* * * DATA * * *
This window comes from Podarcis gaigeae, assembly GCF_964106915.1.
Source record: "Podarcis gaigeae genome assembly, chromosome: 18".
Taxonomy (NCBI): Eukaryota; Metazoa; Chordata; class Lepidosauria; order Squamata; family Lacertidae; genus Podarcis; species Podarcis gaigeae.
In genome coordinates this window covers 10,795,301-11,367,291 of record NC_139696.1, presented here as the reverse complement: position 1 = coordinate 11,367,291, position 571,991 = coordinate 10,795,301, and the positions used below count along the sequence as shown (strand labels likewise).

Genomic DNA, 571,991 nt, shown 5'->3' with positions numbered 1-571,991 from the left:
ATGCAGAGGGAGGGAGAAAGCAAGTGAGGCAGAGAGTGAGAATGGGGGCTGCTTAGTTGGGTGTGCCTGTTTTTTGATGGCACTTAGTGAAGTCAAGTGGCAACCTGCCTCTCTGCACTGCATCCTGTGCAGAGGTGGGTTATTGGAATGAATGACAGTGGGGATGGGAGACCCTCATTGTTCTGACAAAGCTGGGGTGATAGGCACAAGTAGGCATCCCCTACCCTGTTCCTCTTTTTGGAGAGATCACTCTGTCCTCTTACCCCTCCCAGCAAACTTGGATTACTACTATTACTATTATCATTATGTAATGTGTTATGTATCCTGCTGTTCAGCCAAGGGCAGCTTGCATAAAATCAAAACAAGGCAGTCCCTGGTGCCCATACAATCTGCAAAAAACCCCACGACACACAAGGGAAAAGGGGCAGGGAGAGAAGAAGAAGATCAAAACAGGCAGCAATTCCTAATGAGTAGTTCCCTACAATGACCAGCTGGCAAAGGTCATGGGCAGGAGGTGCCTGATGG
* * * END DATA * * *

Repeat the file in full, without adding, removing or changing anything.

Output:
This window comes from Podarcis gaigeae, assembly GCF_964106915.1.
Source record: "Podarcis gaigeae genome assembly, chromosome: 18".
Taxonomy (NCBI): Eukaryota; Metazoa; Chordata; class Lepidosauria; order Squamata; family Lacertidae; genus Podarcis; species Podarcis gaigeae.
In genome coordinates this window covers 10,795,301-11,367,291 of record NC_139696.1, presented here as the reverse complement: position 1 = coordinate 11,367,291, position 571,991 = coordinate 10,795,301, and the positions used below count along the sequence as shown (strand labels likewise).

Genomic DNA, 571,991 nt, shown 5'->3' with positions numbered 1-571,991 from the left:
ATGCAGAGGGAGGGAGAAAGCAAGTGAGGCAGAGAGTGAGAATGGGGGCTGCTTAGTTGGGTGTGCCTGTTTTTTGATGGCACTTAGTGAAGTCAAGTGGCAACCTGCCTCTCTGCACTGCATCCTGTGCAGAGGTGGGTTATTGGAATGAATGACAGTGGGGATGGGAGACCCTCATTGTTCTGACAAAGCTGGGGTGATAGGCACAAGTAGGCATCCCCTACCCTGTTCCTCTTTTTGGAGAGATCACTCTGTCCTCTTACCCCTCCCAGCAAACTTGGATTACTACTATTACTATTATCATTATGTAATGTGTTATGTATCCTGCTGTTCAGCCAAGGGCAGCTTGCATAAAATCAAAACAAGGCAGTCCCTGGTGCCCATACAATCTGCAAAAAACCCCACGACACACAAGGGAAAAGGGGCAGGGAGAGAAGAAGAAGATCAAAACAGGCAGCAATTCCTAATGAGTAGTTCCCTACAATGACCAGCTGGCAAAGGTCATGGGCAGGAGGTGCCTGATGG